Beijing’s puppets do some racism

Hong Kong’s pro-Beijing lawmakers decide some xenophobia is in order. The New People’s Party’s Eunice Yung decides to attack brown people for cluttering up the city and causing hygiene problems. And her DAB colleagues warn that white judges newly appointed to the Court of Final Appeal could undermine family values by promoting gay marriage, not to mention threaten national security.

Complaining about domestic workers gathering on Sundays goes back decades – maybe back to when the Yung family’s helper was changing Eunice’s diapers. It hugely angers some grumpy, miserable and frustrated Hongkongers that far lower-paid maids on their day off have the nerve to be so vivacious and happy.

The fact is that without cheap Filipino and Indonesian servants, the economics of middle-class Hong Kong would collapse: mothers would have to stay at home, and it would be impossible for single-income households to pay their mortgages. (Correction – the economics of Hong Kong’s tycoon-cartel scam would collapse.)

The foreign judges/gay marriage issues are examples of a major contradiction the Hong Kong government must try to live with.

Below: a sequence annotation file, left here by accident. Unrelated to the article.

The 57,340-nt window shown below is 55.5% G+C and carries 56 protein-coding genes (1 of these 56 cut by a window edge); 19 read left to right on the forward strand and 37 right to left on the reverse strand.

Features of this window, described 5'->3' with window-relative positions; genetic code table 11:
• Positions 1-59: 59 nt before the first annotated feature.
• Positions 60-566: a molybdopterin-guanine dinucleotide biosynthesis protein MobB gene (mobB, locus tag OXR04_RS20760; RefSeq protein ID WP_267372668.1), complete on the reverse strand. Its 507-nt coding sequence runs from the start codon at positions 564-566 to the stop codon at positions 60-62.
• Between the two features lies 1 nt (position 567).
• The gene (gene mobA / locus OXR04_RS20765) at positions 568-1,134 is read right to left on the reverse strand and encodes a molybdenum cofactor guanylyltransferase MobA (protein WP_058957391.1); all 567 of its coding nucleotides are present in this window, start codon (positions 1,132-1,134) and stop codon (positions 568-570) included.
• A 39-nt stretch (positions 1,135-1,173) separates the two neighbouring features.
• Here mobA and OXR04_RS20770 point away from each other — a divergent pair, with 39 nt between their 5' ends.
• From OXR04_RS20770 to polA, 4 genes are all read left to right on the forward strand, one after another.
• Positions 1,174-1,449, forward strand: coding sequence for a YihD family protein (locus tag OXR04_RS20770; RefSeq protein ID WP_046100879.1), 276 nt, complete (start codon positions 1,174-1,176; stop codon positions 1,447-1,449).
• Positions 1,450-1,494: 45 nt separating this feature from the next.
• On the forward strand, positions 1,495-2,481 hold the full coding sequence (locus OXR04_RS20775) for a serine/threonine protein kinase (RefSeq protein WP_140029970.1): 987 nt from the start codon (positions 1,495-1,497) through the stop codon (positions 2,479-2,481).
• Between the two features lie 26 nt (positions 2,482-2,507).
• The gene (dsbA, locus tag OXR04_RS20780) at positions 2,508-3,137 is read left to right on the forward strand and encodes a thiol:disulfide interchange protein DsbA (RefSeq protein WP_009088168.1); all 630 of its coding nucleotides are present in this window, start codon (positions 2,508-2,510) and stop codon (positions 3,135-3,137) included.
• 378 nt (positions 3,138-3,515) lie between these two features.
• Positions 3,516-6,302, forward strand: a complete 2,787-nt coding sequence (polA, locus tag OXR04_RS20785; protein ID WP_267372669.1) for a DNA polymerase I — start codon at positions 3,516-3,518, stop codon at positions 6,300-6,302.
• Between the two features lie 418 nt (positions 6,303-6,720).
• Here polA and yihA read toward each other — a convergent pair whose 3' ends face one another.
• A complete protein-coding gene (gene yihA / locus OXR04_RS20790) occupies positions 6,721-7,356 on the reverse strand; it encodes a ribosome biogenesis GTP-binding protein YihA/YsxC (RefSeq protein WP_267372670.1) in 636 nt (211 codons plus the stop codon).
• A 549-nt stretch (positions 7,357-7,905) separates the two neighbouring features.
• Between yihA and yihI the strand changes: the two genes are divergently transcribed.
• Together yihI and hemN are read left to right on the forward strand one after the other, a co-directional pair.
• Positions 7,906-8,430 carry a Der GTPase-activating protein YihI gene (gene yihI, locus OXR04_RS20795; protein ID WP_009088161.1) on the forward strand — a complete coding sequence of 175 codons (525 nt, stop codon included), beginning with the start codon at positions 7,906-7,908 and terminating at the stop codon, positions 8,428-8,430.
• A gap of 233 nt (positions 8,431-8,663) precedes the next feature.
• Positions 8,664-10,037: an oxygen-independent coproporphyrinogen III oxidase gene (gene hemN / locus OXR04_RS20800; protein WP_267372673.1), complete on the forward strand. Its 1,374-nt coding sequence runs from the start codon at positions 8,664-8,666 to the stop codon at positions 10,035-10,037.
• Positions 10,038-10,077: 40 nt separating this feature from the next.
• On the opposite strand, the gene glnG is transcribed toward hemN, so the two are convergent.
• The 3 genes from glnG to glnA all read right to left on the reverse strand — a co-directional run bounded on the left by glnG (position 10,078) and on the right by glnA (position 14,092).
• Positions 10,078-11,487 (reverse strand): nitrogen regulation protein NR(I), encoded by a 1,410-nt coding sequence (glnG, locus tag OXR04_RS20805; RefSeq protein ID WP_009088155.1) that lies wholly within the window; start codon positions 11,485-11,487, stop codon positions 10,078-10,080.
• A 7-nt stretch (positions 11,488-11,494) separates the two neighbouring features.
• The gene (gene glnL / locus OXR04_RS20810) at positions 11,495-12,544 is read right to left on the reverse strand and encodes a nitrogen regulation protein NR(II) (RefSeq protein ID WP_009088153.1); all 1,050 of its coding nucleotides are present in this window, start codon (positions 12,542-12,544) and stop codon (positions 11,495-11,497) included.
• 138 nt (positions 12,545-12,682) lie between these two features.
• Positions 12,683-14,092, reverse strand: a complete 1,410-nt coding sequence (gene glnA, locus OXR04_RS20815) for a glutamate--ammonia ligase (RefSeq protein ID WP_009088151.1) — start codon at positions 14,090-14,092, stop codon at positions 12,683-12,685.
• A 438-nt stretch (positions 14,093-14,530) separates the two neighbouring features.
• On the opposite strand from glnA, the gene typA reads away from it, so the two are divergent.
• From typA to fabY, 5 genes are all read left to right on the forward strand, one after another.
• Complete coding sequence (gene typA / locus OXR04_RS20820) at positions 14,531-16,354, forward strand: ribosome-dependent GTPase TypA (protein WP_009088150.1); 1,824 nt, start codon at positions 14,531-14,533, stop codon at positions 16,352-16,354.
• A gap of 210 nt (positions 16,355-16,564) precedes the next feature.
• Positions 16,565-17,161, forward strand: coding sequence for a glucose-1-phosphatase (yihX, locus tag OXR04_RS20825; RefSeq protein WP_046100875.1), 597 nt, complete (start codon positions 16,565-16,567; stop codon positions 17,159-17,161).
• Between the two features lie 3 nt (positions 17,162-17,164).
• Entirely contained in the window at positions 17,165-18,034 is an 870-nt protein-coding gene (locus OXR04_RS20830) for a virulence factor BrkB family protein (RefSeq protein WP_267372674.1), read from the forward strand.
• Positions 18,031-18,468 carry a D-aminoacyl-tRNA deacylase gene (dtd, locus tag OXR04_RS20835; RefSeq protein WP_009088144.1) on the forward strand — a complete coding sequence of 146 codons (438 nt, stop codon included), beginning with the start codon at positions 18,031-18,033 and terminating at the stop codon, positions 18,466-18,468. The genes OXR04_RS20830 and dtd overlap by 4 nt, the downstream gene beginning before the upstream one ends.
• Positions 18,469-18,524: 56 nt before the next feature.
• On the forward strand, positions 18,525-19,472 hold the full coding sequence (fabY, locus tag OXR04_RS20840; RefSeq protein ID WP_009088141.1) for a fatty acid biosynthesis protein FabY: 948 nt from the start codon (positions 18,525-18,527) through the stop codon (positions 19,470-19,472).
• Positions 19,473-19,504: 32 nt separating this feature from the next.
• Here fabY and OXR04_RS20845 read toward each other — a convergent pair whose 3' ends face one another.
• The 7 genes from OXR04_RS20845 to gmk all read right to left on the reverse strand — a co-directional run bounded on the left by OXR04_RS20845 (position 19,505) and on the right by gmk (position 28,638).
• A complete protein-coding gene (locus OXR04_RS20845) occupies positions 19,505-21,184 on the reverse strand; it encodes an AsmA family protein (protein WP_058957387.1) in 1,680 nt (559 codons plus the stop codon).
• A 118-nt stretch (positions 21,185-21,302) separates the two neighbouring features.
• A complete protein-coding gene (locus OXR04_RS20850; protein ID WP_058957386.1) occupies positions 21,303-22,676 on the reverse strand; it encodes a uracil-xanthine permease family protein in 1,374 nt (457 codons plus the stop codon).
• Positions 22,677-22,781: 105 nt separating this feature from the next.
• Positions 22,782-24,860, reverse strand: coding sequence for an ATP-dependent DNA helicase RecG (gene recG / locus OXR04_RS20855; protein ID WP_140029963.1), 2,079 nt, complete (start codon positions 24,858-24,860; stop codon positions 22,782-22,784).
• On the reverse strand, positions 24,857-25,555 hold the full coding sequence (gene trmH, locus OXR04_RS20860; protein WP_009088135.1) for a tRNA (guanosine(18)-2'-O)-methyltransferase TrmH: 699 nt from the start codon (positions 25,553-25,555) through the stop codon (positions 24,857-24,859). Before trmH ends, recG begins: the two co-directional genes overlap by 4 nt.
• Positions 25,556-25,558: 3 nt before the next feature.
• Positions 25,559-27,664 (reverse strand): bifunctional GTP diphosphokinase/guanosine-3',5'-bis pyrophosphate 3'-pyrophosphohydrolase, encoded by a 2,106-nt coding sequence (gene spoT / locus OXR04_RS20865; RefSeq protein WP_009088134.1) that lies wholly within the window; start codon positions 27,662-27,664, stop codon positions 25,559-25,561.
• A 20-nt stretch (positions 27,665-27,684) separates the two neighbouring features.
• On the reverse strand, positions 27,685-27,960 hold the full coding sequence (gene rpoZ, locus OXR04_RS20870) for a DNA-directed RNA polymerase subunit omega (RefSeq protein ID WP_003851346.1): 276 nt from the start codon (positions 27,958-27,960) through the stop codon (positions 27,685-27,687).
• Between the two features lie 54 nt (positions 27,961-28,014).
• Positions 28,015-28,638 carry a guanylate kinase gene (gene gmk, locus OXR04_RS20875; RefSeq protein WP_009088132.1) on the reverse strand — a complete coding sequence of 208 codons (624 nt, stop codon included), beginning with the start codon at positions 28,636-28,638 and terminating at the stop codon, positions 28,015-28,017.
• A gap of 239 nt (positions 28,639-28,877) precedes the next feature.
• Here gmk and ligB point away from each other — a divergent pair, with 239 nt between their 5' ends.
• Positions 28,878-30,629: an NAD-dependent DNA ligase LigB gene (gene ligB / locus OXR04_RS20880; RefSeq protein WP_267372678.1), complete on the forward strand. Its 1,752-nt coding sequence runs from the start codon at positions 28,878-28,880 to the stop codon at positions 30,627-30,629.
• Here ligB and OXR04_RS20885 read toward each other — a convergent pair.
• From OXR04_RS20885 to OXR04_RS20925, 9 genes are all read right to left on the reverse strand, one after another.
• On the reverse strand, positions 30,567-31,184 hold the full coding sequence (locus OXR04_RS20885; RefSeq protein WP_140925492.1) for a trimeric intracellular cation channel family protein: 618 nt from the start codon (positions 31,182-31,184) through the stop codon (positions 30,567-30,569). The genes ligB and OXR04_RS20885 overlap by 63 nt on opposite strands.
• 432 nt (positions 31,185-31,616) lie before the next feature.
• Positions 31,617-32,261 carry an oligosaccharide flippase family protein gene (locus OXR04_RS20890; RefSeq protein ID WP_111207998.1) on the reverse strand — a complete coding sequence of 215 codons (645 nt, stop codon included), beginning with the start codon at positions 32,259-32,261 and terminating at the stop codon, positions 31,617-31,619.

As an ‘international’ business hub, the city needs some foreign judges at least as a symbol to reassure companies that the colonial-era legal system with an independent judiciary is intact. And, to compete as a location for regional HQs, it needs to issue visas to partners of high-flying expat executives, even when the spouses are same-sex (arrangements Hong Kong doesn’t recognize).

But as the loyal puppet of a Communist/nationalistic dictatorship, the local administration cannot contradict Beijing’s official ideology – that foreigners in general are suspect (unless they wash dishes), rule of law is abhorrent, and fusses about gay (indeed, any) rights are a threat.

The Hong Kong government faces similar dilemmas with press freedom, and with the overall positioning of the city as simultaneously international/pluralistic and patriotic/obedient. In the long run, Hong Kong will be rectified. Meanwhile, the local officials must wring their hands while juggling the incompatible demands of international business and the CCP. (You can’t wring hands and juggle at the same time? Quite.)

Taken aback by criticism (and maybe nervous about rat poison in her dinner that night), Eunice has taken some selfies with happy smiling brown people. And the DAB lawmakers dutifully endorsed the new judges (the CCP has devised ways to override the courts anyway, so can live with them).

With pro-democrats being ousted from the legislature, the pro-Beijing quasi-politicians are presumably being told to increase their profile. But their populism-pandering skills clearly need work.

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Recommended Books

Just finished Everything Under the Heaven: How the Past Helps Shape China’s Push for Global Power by Howard French.